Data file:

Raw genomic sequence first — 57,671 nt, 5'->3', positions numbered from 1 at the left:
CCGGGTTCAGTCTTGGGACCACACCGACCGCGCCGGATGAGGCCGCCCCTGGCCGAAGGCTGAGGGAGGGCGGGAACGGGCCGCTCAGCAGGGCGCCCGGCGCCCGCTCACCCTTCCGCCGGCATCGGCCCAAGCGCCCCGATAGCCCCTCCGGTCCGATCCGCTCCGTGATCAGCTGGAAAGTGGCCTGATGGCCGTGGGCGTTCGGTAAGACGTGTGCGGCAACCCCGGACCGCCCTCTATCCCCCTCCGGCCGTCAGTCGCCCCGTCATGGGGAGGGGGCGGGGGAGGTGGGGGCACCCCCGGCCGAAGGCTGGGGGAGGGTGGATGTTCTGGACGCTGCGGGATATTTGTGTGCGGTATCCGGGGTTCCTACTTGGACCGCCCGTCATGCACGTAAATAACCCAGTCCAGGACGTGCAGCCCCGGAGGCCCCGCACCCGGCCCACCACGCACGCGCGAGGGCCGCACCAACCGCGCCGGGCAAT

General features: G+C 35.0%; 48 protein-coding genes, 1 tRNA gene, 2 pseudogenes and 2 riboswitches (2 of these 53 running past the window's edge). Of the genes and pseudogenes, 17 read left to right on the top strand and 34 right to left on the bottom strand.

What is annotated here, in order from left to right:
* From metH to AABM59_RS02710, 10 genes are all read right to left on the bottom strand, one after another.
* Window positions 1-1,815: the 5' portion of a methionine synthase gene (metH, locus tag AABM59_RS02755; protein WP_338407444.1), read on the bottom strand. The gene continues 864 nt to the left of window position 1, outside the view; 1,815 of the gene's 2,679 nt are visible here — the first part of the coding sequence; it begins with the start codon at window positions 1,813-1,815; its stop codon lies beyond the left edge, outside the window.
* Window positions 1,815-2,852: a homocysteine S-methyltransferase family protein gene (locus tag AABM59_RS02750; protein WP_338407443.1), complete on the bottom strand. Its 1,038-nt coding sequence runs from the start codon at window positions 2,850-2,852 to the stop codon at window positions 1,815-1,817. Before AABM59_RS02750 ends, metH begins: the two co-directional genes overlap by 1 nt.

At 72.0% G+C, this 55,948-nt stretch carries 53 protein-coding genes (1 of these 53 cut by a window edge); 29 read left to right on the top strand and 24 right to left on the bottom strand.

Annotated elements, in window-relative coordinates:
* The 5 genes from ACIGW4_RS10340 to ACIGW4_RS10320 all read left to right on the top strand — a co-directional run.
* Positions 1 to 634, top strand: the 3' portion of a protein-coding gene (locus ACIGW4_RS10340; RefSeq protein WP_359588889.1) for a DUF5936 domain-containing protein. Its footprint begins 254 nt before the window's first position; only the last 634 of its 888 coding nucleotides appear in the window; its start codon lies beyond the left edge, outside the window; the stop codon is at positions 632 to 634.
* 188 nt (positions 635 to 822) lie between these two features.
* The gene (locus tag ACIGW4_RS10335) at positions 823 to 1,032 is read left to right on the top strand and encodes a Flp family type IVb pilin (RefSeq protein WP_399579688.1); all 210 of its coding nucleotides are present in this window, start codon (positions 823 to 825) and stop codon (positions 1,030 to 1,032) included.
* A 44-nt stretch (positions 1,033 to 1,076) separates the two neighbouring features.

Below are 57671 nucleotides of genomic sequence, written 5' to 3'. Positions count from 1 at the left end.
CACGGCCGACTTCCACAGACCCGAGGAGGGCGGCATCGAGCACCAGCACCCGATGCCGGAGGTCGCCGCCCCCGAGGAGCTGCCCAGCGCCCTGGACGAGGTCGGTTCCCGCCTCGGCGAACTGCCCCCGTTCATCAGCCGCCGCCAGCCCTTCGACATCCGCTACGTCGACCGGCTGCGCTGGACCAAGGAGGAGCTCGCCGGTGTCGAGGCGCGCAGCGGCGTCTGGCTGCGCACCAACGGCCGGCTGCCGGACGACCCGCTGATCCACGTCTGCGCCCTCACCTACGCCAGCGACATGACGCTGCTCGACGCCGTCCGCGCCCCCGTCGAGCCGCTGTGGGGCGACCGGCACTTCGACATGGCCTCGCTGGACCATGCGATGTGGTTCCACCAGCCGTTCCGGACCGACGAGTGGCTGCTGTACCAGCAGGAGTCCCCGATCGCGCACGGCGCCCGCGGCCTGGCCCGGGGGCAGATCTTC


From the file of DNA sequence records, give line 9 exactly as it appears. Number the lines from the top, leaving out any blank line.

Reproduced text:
Annotated elements, in window-relative coordinates: